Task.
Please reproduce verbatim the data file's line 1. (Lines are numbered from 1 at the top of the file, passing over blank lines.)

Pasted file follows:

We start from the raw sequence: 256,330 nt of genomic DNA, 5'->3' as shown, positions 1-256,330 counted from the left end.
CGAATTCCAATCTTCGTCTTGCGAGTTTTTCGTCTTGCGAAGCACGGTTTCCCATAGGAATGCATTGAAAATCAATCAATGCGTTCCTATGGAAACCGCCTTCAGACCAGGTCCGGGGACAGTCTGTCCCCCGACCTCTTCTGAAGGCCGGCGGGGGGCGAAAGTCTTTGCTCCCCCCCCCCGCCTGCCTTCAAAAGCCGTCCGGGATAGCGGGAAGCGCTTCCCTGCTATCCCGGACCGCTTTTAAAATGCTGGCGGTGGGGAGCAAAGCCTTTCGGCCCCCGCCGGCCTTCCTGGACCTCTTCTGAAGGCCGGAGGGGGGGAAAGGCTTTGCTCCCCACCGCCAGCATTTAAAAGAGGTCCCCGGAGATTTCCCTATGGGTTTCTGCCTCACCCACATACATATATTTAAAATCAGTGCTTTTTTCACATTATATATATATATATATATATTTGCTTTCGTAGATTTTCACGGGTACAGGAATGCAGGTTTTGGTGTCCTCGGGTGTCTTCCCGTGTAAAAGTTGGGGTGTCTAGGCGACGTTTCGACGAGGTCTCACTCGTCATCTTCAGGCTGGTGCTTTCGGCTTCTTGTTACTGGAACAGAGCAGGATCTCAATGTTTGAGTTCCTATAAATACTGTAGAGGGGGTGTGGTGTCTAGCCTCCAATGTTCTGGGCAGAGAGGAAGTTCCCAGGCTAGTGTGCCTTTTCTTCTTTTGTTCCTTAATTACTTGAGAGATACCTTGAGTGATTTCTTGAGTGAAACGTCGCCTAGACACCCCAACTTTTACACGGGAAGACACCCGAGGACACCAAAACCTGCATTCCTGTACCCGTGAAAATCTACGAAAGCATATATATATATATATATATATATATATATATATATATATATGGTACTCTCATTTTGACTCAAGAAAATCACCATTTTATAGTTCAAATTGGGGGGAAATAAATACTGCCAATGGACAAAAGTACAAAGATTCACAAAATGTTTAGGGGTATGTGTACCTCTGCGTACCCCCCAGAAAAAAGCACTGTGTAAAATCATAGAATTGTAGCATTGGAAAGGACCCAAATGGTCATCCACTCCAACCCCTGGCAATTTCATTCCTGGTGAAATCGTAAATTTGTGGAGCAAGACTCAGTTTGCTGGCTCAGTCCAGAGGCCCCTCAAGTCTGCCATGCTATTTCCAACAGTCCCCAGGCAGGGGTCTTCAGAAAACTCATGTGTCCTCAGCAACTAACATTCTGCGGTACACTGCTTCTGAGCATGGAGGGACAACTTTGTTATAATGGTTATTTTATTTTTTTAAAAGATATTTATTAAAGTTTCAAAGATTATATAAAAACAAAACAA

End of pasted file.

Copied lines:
We start from the raw sequence: 256,330 nt of genomic DNA, 5'->3' as shown, positions 1-256,330 counted from the left end.